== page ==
- EM currencies have regained some ground, especially versus US dollar, but based on real effective exchange rates they are still undervalued by some 15%.
- Levels of indebtedness have declined since they peaked in 2015, which is another indication of improving fundamentals.
Investor demand expected to remain strong
In addition to the favourable fundamental dynamics, the technical picture is expected to be supportive. Demand for EMD is strong; portfolio flows into the EMD asset class in 2017 reached their highest level in the past decade at USD 112.8 billion. We believe such inflows will continue. One reason is the GDP growth gap between developed and emerging economies, which bottomed out in 2016 at around 2%. Since then it has increased and we expect it to widen further in the coming years (see chart). Historically, the correlation between portfolio flows and this growth differential is strong.
Politics or policy unlikely to derail our constructive view
Our constructive view on EMD is largely based on improving fundamentals and the attractiveness of the asset class relative to other fixed income markets. We see a few potential risks, which are however not expected to derail our positive view.
- Monetary policy normalization, particularly in the US, will cause some upward pressure on bond yields. On its own this will not derail the positive EMD picture, but combined with an upside surprise in inflation, contributing to a more-hawkish-than-expected stance by the Fed, it may lead to increased volatility.
- US protectionism, which many feared a year ago but has so far not played out, is still a risk. We don’t see this as a big risk for 2018, especially now that the US tax plan has been approved, thus lowering the need for President Trump to show his teeth in other policy areas. The threat of protectionism should also not be ignored as the US might still get tough on countries with large trade surpluses versus the US, including China, South Korea, Japan and Mexico. We believe pragmatism will ultimately prevail as any protectionist measures from the US will likely meet with retaliation, which will impact the US economy.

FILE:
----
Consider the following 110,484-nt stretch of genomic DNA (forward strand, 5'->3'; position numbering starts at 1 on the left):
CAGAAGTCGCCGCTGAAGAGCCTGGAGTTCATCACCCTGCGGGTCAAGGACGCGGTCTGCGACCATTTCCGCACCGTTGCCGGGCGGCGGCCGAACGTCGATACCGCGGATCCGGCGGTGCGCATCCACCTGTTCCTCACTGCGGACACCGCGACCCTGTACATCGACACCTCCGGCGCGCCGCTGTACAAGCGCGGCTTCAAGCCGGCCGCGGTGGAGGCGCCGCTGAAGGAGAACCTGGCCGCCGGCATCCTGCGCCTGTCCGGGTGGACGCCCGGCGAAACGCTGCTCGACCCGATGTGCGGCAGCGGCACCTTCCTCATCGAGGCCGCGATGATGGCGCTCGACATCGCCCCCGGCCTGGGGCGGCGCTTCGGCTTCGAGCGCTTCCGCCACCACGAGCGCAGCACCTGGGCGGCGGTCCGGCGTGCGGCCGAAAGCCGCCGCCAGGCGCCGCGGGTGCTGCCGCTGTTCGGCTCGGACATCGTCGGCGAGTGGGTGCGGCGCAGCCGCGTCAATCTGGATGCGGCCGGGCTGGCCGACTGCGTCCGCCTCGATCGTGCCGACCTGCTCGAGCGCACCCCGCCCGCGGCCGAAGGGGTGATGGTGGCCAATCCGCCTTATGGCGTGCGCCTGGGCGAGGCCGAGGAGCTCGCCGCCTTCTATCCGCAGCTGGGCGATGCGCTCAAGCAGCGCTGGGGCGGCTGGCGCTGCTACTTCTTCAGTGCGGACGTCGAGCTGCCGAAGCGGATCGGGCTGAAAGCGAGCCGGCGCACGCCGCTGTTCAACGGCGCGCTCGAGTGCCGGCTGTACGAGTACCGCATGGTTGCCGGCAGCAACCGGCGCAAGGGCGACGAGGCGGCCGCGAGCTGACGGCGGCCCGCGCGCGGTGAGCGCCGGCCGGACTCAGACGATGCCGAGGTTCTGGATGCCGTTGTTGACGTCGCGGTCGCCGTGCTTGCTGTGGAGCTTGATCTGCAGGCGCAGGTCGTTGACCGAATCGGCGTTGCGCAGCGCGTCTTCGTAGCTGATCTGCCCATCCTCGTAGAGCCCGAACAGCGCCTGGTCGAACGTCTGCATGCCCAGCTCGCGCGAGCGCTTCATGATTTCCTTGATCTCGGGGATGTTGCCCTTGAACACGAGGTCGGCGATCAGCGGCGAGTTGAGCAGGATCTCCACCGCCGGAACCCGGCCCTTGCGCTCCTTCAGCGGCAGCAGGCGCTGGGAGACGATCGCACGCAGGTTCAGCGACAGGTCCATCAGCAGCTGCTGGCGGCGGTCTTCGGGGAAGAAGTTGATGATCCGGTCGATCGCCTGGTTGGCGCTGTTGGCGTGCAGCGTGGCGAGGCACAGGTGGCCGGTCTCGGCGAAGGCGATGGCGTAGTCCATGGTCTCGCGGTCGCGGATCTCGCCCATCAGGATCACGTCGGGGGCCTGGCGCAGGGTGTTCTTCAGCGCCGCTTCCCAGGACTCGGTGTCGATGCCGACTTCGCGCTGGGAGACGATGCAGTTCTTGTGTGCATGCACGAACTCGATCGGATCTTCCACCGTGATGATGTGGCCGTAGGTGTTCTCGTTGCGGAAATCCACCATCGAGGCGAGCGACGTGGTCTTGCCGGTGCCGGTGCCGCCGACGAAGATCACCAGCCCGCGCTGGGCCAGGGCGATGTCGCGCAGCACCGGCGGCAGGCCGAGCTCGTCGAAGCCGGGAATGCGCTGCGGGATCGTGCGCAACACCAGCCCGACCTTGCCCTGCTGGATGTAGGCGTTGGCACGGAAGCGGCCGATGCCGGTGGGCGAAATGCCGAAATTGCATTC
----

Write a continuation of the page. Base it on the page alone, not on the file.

- Geopolitics are nearly always a lingering risk; an escalation on the Korean peninsula or in the Middle East cannot be excluded.
- Rising geopolitical tensions can drive up oil prices, which are supported by the deal between OPEC and other oil producers to limit supply, and by stronger demand resulting from higher economic growth. On the other hand, rising oil prices will incentivize US shale producers to increase production, limiting the upside for oil prices. On balance, therefore, prices should remain relatively stable.
All in all, we don’t consider any of these risks to be serious enough to derail the favourable outlook for EMD.
To read our full EMD Outlook 2018, please download the pdf below:
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About the author
Head of Emerging Markets Debt
Experience since 1996